Does Your Team Take Risks, or Play it Safe?

Adult humans aren’t very good at taking risks. I say adult humans because kids are fantastic at it. When my son played baseball as a kid, I watched players who hit triples refuse to stop at third base. A triple wasn’t their definition of success, a home run was. Even when the coach told them to hold at third, half pretended not to hear and headed for home. Now granted, these are 8 year olds, so the chances of getting thrown out at home are slim. However, the complete comfort with the risk was still fun to watch.

It’s a pretty severe contrast to what you see when you walk into many practices. Watch many teams and what you see are people who try to stay out of trouble. These teams focus on not screwing up. They make sure everyone, especially the practice owner or manager, is completely comfortable before taking action. When you talk with teams like this, what you usually find is that their definition of success is doing what the practice owner or manager wants. It’s a recipe for mediocrity.

Helping Your Team Run for Home

I’m not suggesting people should be reckless or work contrary to how their manager wants them to. Rather, I am suggesting that as leaders we need to create an environment where people are comfortable taking risks. We should encourage our team to push ideas forward, change the game, and make mistakes. Sometimes as leaders we want to think our wisdom is responsible for most of the learning in our organization. However, trial and error has us beat and innovation doesn’t come from trying to figure out what the boss wants.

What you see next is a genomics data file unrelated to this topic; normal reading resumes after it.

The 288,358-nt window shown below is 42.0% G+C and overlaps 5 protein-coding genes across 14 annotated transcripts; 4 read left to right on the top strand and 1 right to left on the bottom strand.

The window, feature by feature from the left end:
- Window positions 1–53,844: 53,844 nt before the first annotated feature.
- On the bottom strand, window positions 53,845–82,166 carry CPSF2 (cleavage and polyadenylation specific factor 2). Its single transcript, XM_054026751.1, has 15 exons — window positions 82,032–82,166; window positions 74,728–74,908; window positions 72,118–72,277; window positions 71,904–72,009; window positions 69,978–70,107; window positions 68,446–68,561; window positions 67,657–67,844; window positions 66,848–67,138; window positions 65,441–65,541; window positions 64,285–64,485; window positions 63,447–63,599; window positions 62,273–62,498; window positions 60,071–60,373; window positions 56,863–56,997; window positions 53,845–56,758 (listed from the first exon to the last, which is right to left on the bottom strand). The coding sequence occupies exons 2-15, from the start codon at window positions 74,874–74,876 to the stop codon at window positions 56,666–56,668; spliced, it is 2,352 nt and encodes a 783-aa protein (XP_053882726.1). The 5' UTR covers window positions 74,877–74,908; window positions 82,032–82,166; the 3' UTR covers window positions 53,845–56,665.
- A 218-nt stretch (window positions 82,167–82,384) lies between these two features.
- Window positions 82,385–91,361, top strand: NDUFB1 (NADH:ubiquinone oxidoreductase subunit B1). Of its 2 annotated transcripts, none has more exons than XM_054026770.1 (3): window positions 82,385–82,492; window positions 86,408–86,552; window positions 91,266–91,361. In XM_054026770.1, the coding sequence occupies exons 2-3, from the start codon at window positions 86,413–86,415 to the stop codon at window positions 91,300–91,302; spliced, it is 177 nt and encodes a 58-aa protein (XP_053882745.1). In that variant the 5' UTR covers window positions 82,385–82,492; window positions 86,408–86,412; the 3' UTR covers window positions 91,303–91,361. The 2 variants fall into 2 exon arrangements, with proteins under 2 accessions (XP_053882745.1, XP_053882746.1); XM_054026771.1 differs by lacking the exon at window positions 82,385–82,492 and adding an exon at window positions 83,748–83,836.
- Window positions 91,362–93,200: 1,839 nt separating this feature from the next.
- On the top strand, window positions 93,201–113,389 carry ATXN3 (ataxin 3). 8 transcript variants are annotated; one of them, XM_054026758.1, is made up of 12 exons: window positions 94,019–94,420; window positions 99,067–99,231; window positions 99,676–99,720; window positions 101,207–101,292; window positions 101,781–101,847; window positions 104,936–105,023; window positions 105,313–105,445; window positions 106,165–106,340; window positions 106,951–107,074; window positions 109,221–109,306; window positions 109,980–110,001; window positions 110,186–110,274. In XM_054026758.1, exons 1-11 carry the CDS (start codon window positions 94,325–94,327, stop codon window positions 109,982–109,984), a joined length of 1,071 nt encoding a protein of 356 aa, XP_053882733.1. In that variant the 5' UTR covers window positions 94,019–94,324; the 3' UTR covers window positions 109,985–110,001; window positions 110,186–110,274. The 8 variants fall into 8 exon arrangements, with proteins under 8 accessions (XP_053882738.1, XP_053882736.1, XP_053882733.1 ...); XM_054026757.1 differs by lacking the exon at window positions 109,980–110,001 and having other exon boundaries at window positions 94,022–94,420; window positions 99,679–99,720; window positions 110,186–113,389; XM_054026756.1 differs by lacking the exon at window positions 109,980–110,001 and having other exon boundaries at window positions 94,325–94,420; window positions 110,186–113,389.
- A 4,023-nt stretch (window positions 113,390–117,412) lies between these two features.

Many managers of risk-adverse teams tell me, “I told them to take risks and not be afraid to make mistakes.” People only listen to what we say if it lines up with how we operate. Our reaction to mistakes when they happen is what drives team behavior, not what we tell our team to do. Telling your team to take risks isn’t enough. We have to create a culture that causes innovation and accepts mistakes.

If we want our team to learn, grow, and be capable, we must give them space to make that happen. That means the ideas and the direction can’t always be ours. Sometimes we have to let them stretch a triple if we want our team to hit home runs.

Randy Hall
Aspire

Get additional tools and resources for leading a capable, productive team in our course: Building a Fully Engaged Team. 

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